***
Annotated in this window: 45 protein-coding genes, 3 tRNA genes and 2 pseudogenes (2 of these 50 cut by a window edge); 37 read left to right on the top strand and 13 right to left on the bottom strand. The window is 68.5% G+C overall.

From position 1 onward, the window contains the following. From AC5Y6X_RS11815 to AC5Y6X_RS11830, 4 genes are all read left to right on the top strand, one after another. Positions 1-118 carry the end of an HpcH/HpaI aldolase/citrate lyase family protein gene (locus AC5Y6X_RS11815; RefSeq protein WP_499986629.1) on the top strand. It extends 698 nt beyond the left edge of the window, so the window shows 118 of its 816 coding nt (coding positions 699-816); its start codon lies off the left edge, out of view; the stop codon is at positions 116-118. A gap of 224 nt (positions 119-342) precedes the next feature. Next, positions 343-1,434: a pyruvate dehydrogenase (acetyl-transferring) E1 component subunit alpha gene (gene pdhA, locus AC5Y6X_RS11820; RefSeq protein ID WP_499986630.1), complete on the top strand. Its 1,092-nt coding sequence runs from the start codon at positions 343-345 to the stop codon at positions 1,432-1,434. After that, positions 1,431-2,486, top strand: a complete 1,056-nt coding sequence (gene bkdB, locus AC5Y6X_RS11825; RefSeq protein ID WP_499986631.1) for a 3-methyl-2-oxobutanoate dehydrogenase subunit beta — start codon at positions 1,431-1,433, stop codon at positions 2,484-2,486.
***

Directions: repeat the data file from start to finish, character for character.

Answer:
Annotated in this window: 45 protein-coding genes, 3 tRNA genes and 2 pseudogenes (2 of these 50 cut by a window edge); 37 read left to right on the top strand and 13 right to left on the bottom strand. The window is 68.5% G+C overall.

From position 1 onward, the window contains the following. From AC5Y6X_RS11815 to AC5Y6X_RS11830, 4 genes are all read left to right on the top strand, one after another. Positions 1-118 carry the end of an HpcH/HpaI aldolase/citrate lyase family protein gene (locus AC5Y6X_RS11815; RefSeq protein WP_499986629.1) on the top strand. It extends 698 nt beyond the left edge of the window, so the window shows 118 of its 816 coding nt (coding positions 699-816); its start codon lies off the left edge, out of view; the stop codon is at positions 116-118. A gap of 224 nt (positions 119-342) precedes the next feature. Next, positions 343-1,434: a pyruvate dehydrogenase (acetyl-transferring) E1 component subunit alpha gene (gene pdhA, locus AC5Y6X_RS11820; RefSeq protein ID WP_499986630.1), complete on the top strand. Its 1,092-nt coding sequence runs from the start codon at positions 343-345 to the stop codon at positions 1,432-1,434. After that, positions 1,431-2,486, top strand: a complete 1,056-nt coding sequence (gene bkdB, locus AC5Y6X_RS11825; RefSeq protein ID WP_499986631.1) for a 3-methyl-2-oxobutanoate dehydrogenase subunit beta — start codon at positions 1,431-1,433, stop codon at positions 2,484-2,486.